The peak of summer has arrived.

Using pioneer records going back to 1819 at Fort Snelling, the average high temperature for July 26 is 86 degrees. That date is statistically one of our hottest days of the year in the Twin Cities.

The warmest air temperature ever recorded for the Twin Cities was 108 degrees on July 14, 1936. On July 6, 1936, the temperature rose to 114 degrees in Moorhead, Minn. On July 29, 1917, the temperature hit 114.5 degrees in Beardsley, Minn. — the hottest on record in Minnesota.

By comparison, Badwater, Calif., in Death Valley is home to the record-high temperature in North America of 134 degrees, measured on July 10, 1913.

During July, the central part of North America heats up with sunny skies and southwesterly or westerly winds. The Atlantic Ocean high-pressure systems move inland to clear the skies and diminish rainfall. All this means heat.

July is the warmest and sunniest month of the year everywhere in the Upper Midwest except for a few locations along Lake Superior.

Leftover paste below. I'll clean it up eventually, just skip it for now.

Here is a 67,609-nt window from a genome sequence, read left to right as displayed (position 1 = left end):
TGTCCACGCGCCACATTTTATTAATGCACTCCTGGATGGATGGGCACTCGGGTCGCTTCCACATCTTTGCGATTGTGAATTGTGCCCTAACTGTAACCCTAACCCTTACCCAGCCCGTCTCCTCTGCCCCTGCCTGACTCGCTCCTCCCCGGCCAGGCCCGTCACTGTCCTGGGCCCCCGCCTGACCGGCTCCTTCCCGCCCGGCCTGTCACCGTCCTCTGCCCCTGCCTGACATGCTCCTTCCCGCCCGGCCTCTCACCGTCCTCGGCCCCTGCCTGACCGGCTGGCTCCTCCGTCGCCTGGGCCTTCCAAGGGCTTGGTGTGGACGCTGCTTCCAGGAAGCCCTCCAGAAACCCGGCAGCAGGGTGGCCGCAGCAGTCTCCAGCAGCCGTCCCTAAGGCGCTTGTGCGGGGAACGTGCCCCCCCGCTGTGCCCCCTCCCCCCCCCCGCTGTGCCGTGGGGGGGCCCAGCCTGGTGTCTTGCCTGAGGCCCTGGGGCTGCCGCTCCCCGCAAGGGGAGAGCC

It’s interesting to note that most Minnesota lakes will rise to 80 degrees or warmer on the surface during the last part of July and into August. Lake temperatures should be taken down a foot in at least 5 feet of water to get a meaningful reading.


Jim Gilbert’s Nature Notes are heard on WCCO Radio at 7:15 a.m. Sundays. His observations have been part of the Minnesota Weatherguide Environment Calendars since 1977, and he is the author of five books on nature in Minnesota. He taught and worked as a naturalist for 50 years.